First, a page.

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'Full Frontal'

Soderbergh and cast of stars go back to raw filmmaking with 'Full Frontal'

Friday, August 02, 2002

By Barbara Vancheri Post-Gazette Staff Writer

The story of the making of "Full Frontal" is nearly as interesting as the movie itself. Director Steven Soderbergh sent the script to his cast with a set of 10 rules the likes of which mainstream Hollywood has never (or rarely) seen.

 
 
'Full Frontal'

RATING: R for language and some sexual content

STARRING: Julia Roberts, Blair Underwood, Catherine Keener

DIRECTOR: Steven Soderbergh

WEB SITE: www.fullfrontal.com

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Among them: "You will drive yourself to the set. ... You will pick, provide and maintain your own wardrobe. ... You will create and maintain your own hair and makeup. ... You will have fun whether you want to or not."

If anyone can order Julia Roberts to have fun, it's Soderbergh. After all, he directed the pretty woman to an Oscar for "Erin Brockovich" and guided her through the masculine maze of "Ocean's Eleven." And darned if she doesn't look as if she's having fun -- as does Blair Underwood, who has never seemed more charismatic, sexier, funnier or better-cast.

"Full Frontal" is closer to Soderbergh's "sex, lies and videotape" than his conventional "Ocean's Eleven" romp. The movie was shot using a combination of film and digital videotape, which looks like fuzzy old home videos, during 18 days in November. That's the filmmaking equivalent of God creating the world in two days instead of seven.

It's a movie about movies for people who love movies and will find it delicious when they recognize the names being dropped or the inside jokes. "Full Frontal" is a picture that plays, in loop-the-loop fashion, with what's real and what's artificial, with how easily we confuse fantasy with reality and how you should never underestimate the power of serendipity.

The screenplay, by Coleman Hough, is set in Los Angeles and introduces seven characters whose connections will be made clear by the end. It builds to a 40th birthday party that has more than the usual element of surprise to it.

Underwood is Calvin, a television star who is getting his big movie break by playing Nicholas, sidekick to a really big movie star. Roberts is Francesca, an actress who is playing Catherine, a writer doing a celebrity profile on Nicholas in the movie within the movie.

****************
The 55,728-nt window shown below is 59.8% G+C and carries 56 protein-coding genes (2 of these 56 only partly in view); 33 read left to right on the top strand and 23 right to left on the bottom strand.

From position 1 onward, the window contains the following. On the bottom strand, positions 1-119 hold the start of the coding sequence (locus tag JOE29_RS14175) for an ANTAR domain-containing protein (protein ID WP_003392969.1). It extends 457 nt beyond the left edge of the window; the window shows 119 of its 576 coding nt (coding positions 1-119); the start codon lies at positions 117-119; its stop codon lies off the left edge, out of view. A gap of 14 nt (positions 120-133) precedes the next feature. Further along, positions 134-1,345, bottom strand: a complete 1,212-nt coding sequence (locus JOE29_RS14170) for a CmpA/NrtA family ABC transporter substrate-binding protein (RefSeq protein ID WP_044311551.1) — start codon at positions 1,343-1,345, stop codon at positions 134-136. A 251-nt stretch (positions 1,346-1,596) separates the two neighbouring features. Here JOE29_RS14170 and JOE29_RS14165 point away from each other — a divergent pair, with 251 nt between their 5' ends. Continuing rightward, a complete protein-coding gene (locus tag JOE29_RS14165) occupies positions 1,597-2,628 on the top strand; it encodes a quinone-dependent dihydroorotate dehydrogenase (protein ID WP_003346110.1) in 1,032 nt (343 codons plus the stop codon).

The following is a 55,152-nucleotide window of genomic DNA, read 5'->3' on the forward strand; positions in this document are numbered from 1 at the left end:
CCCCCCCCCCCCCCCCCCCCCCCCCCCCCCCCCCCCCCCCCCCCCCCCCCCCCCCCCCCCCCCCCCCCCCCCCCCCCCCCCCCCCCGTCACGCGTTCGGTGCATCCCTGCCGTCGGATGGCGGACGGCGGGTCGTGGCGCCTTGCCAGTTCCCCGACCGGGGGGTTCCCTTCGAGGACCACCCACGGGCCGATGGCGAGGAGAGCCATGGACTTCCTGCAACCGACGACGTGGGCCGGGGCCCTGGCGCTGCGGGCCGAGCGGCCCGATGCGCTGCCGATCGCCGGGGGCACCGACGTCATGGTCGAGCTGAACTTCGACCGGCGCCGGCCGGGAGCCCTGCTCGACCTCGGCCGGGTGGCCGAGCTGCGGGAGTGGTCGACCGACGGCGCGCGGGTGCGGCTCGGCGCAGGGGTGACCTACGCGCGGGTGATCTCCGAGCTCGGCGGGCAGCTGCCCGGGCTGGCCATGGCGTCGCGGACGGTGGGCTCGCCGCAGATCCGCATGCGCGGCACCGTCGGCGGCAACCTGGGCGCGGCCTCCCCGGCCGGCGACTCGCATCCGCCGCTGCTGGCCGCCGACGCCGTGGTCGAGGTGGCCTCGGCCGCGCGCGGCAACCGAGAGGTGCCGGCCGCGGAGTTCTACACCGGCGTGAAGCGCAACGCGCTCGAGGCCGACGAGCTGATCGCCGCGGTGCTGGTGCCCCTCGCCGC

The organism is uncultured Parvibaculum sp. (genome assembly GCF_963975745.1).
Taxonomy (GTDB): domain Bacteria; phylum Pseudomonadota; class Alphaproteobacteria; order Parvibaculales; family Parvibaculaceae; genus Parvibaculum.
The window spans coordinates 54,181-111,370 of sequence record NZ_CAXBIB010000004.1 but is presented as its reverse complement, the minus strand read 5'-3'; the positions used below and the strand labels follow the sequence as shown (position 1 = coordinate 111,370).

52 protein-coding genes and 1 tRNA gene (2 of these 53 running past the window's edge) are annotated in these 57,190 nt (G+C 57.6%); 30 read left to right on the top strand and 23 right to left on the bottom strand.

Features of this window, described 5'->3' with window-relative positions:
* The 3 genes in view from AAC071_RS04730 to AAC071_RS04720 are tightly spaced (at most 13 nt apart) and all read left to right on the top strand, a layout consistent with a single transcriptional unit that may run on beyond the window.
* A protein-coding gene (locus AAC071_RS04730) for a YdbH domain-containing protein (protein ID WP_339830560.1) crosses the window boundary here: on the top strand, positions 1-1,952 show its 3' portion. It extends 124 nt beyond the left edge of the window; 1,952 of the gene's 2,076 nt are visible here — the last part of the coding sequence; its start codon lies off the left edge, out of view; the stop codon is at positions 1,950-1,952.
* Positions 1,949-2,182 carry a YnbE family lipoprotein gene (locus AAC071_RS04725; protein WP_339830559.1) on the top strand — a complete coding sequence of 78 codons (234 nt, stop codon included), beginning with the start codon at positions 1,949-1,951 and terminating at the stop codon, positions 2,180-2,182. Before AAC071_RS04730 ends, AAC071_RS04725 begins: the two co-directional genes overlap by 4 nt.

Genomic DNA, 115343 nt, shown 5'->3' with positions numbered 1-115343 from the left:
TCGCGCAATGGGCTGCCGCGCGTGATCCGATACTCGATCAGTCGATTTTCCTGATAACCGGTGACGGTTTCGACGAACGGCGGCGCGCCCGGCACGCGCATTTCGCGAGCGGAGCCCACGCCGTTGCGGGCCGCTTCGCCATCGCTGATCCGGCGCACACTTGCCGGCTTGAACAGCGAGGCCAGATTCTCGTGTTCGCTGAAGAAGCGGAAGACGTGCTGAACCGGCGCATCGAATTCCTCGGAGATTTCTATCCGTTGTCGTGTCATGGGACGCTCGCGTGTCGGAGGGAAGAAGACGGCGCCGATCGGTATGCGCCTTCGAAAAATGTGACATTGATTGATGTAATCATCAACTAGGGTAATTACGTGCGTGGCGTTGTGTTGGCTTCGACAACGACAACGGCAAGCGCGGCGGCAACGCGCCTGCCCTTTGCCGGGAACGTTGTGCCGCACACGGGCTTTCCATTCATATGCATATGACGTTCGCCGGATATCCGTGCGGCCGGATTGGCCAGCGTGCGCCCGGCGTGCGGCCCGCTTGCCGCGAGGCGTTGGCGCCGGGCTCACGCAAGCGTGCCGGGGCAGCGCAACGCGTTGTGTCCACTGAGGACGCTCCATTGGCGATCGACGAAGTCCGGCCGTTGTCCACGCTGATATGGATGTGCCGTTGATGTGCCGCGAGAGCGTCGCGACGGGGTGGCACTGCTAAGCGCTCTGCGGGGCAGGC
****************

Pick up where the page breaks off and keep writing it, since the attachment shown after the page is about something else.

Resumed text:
Also tossed into the blender of L.A. life, like ingredients in a frothy, fruity summer drink: Carl Bright (David Hyde Pierce), a writer at Los Angeles Magazine who also pens screenplays; his wife, Lee (Catherine Keener), a vice president of human resources with a most unorthodox style; Linda (Mary McCormack), a masseuse who is Lee's sister; an actor (Nicky Katt) who is taking his role as Hitler in "The Sound and the Fuhrer" a little too seriously; and Gus (David Duchovny), a producer who is about to celebrate a milestone birthday.

It's hard to describe "Full Frontal" without giving away all of the best jokes or lines but it's filled with wonderful bits -- a neighbor constantly clad in costume, a riff about hair loss, a running gag about porn names, the hilariously horrible Hitler production -- along with some emotions and family histories that run deep. "I'm 41 tomorrow, the age where I could have a stroke in the middle of the night," one character observes.

Just when you think you know what you're watching, Soderbergh peels away another layer and it turns out you're watching something entirely different. There are echoes of real life (Underwood does a brilliant rap on black actors that includes a mention of "The Pelican Brief" starring, of course, Julia Roberts) and a twist involving Roberts that is funnier today than it was even a month ago.

"Full Frontal" is not for everyone, and you may want to take the title seriously. In these days when celebrity profiles are more widely read (in some circles) than the stock tables and when most studios are looking for a franchise they can milk for years, it's a delightful diversion.

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